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Saturday, February 17, 2007

RH: Government by Referendum

From: Robert Ho (ho3@pacific.net.sg)
Subject: RH: Government by Referendum
This is the only article in this thread
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Newsgroups: soc.culture.singapore
Date: 2004-01-22 07:46:07 PST

From: robert_ho@my-deja.com (robert_ho@my-deja.com)
Subject: Govt By Referendum?
View: Complete Thread (2 articles)
Original Format
Newsgroups: soc.culture.singapore
Date: 2000-09-03 05:11:18 PST

When Lee Kuan Yew was Prime Minister, and he
still is in all but name, he set a national goal
for Singapore and his government: that Singapore
should 'catch up with the Swiss standard of
living (of that year) by 20XX (I forgot which
year exactly)'.

To his government and the people's credit,
Singapore has seemingly made giant strides
towards that goal.

But alas, while we have made large gains towards
the Swiss standard of living of that past year,
we have departed far, far from the Swiss standard
of democracy, which would have been an even
nobler goal.

To use Switzerland as a model and goal for
economic development is laudable; not to use the
Switzerland as a model for democracy and freedom
is execrable.

Both are small nations with little resources
except people. But Switzerland has managed
affluence with democracy and freedoms while we
have sacrificed all freedoms for what we now have.

Switzerland does not get much into the world
news, except for its large and healthy stock
markets and huge banks. And, of course, a country
that runs like (Swiss) clockwork does not get
into the headlines, only the business news. To a
large extent, editors of the media still consider
bad news as good news. And good news is usually

I recalled this long-ago goal of LKY recently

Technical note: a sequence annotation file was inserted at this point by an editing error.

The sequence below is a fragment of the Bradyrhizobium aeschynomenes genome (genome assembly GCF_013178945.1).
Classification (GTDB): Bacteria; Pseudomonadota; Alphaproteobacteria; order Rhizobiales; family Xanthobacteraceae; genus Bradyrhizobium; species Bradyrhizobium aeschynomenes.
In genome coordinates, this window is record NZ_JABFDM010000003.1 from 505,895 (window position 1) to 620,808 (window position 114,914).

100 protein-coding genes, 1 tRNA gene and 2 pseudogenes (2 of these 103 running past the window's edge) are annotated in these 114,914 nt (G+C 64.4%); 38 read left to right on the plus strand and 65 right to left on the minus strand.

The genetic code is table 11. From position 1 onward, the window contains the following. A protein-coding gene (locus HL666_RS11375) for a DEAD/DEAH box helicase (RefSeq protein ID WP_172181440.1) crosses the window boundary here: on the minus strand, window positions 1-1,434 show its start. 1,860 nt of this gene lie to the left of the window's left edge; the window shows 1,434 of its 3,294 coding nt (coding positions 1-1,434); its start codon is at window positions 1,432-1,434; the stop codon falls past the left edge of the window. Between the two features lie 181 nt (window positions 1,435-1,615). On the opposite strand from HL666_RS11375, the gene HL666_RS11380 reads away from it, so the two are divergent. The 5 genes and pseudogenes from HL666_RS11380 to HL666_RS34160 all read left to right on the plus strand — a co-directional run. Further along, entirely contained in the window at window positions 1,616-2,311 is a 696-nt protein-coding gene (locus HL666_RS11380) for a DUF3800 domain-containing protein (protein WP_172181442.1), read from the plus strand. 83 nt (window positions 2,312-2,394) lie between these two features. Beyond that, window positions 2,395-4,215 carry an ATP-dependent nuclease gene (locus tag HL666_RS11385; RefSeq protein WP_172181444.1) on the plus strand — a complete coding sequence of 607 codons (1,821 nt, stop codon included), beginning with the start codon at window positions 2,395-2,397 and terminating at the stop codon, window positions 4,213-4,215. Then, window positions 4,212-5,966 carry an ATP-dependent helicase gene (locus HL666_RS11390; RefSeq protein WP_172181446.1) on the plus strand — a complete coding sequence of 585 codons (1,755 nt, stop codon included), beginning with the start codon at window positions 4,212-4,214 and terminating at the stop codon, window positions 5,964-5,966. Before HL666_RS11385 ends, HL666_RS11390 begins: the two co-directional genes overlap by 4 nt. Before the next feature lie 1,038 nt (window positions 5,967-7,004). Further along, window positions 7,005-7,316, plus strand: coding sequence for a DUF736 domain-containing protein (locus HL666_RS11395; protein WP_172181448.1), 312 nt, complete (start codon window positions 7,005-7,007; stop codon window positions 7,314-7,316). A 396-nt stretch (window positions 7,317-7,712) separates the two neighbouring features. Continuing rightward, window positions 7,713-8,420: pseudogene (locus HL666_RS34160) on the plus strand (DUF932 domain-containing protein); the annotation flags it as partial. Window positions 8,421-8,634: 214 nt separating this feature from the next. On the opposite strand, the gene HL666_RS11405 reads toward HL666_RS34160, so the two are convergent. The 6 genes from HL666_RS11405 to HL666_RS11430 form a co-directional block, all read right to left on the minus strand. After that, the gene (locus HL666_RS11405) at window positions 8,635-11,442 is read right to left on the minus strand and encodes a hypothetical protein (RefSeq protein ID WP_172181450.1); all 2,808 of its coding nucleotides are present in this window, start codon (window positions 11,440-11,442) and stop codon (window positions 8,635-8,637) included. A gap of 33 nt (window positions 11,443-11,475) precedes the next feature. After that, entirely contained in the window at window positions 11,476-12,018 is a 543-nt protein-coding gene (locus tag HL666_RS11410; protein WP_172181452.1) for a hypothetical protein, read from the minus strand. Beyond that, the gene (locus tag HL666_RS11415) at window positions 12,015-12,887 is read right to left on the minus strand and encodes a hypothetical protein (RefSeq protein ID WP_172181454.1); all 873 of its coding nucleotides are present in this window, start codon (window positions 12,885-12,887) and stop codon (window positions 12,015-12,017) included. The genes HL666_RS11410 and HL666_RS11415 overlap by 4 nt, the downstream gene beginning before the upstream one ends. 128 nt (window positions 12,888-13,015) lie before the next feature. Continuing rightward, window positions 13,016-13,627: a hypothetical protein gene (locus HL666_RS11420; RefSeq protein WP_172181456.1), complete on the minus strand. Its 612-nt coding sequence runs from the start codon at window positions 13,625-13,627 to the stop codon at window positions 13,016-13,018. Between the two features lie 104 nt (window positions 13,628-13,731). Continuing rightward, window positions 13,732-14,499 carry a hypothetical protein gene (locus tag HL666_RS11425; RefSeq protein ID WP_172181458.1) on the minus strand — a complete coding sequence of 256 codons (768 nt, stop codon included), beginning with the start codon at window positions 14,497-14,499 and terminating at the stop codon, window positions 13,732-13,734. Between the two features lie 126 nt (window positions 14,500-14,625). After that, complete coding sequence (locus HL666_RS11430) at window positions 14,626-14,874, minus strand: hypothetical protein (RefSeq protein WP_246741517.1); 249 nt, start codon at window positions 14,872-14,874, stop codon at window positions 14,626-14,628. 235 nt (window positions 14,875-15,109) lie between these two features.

when I read that "the Swiss conduct frequent
Referendums". Now, that is interesting. If it is
so, then it is perhaps a democracy that is closer
to the people than any other democracy in the
world and perhaps close to the original Greek
invention of democracy where all citizens (but
not slaves) can gather at the Forum to speak
their minds on any issue of the day. In
Singapore, we are more like the Greek slaves who
have no part in the democratic process, except
the right, heavily coerced, of casting a slip of
paper once every 5 years.

A pity.

Because, in this day of the Internet and the
miracle of WAP phones, a click is all that it
takes to register a citizen's vote on any issue.
And frequent referendums can easily be managed by
present technology and future development. These
open up great possibilities for democracies to
consult their people on major issues. A truly
Consultative Democracy is possible, if not
immediately, then within less than 5 years of
development if governments put their minds to it.
And Singapore, thanks to its small size, is the
most wired up in the world, with broadband access
into nearly all homes and with almost half of all
households connected to the Internet, a
penetration higher than the US. So a Consultative
Democracy is indeed very possible.

To some extent, this is already so in most
democracies. In the present race for the White
House, for example, George Bush and Al Gore are
rated professionally and frequently in polls so
we have almost daily ratings of their standings
vis-a-vis each other in the race. The 2 men are
in no doubt as to what the voters think of them
and as they court the voters with pronouncements
on policies and visions for their country, the
polls instantly convey what the people think of

In Singapore, there are no Referendums and no
polls. I may be wrong. A government that spends
so much money and has so much expertise in spin